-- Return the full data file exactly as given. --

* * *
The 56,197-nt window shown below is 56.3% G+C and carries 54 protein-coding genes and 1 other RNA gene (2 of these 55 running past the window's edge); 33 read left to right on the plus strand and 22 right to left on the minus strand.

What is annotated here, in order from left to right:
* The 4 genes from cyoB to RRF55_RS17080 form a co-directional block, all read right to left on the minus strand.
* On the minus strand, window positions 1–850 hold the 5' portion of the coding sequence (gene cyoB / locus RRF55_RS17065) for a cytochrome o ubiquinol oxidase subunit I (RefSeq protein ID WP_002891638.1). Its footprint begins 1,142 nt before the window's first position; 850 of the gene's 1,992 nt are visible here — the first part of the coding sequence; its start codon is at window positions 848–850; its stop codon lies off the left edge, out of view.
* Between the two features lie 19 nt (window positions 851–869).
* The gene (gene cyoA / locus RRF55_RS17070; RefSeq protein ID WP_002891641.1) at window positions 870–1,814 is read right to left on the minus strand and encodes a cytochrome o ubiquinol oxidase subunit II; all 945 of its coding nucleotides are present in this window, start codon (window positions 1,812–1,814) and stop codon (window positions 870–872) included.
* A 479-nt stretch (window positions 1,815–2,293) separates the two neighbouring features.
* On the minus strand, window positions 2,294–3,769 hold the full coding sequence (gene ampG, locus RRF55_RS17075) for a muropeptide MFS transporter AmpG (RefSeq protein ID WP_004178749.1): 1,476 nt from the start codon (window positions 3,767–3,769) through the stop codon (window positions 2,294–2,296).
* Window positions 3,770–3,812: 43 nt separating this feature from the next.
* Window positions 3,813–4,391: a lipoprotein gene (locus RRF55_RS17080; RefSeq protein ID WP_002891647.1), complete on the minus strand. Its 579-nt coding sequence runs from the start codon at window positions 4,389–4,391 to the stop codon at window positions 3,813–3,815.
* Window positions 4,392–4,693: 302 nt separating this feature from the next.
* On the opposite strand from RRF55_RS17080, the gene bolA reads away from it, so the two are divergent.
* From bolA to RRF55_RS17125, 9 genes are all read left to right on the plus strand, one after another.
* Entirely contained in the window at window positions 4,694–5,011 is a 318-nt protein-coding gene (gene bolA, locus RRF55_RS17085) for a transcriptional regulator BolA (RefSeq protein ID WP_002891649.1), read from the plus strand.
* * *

The 56,197-nt window shown below is 56.3% G+C and carries 54 protein-coding genes and 1 other RNA gene (2 of these 55 running past the window's edge); 33 read left to right on the plus strand and 22 right to left on the minus strand.

What is annotated here, in order from left to right:
* The 4 genes from cyoB to RRF55_RS17080 form a co-directional block, all read right to left on the minus strand.
* On the minus strand, window positions 1–850 hold the 5' portion of the coding sequence (gene cyoB / locus RRF55_RS17065) for a cytochrome o ubiquinol oxidase subunit I (RefSeq protein ID WP_002891638.1). Its footprint begins 1,142 nt before the window's first position; 850 of the gene's 1,992 nt are visible here — the first part of the coding sequence; its start codon is at window positions 848–850; its stop codon lies off the left edge, out of view.
* Between the two features lie 19 nt (window positions 851–869).
* The gene (gene cyoA / locus RRF55_RS17070; RefSeq protein ID WP_002891641.1) at window positions 870–1,814 is read right to left on the minus strand and encodes a cytochrome o ubiquinol oxidase subunit II; all 945 of its coding nucleotides are present in this window, start codon (window positions 1,812–1,814) and stop codon (window positions 870–872) included.
* A 479-nt stretch (window positions 1,815–2,293) separates the two neighbouring features.
* On the minus strand, window positions 2,294–3,769 hold the full coding sequence (gene ampG, locus RRF55_RS17075) for a muropeptide MFS transporter AmpG (RefSeq protein ID WP_004178749.1): 1,476 nt from the start codon (window positions 3,767–3,769) through the stop codon (window positions 2,294–2,296).
* Window positions 3,770–3,812: 43 nt separating this feature from the next.
* Window positions 3,813–4,391: a lipoprotein gene (locus RRF55_RS17080; RefSeq protein ID WP_002891647.1), complete on the minus strand. Its 579-nt coding sequence runs from the start codon at window positions 4,389–4,391 to the stop codon at window positions 3,813–3,815.
* Window positions 4,392–4,693: 302 nt separating this feature from the next.
* On the opposite strand from RRF55_RS17080, the gene bolA reads away from it, so the two are divergent.
* From bolA to RRF55_RS17125, 9 genes are all read left to right on the plus strand, one after another.
* Entirely contained in the window at window positions 4,694–5,011 is a 318-nt protein-coding gene (gene bolA, locus RRF55_RS17085) for a transcriptional regulator BolA (RefSeq protein ID WP_002891649.1), read from the plus strand.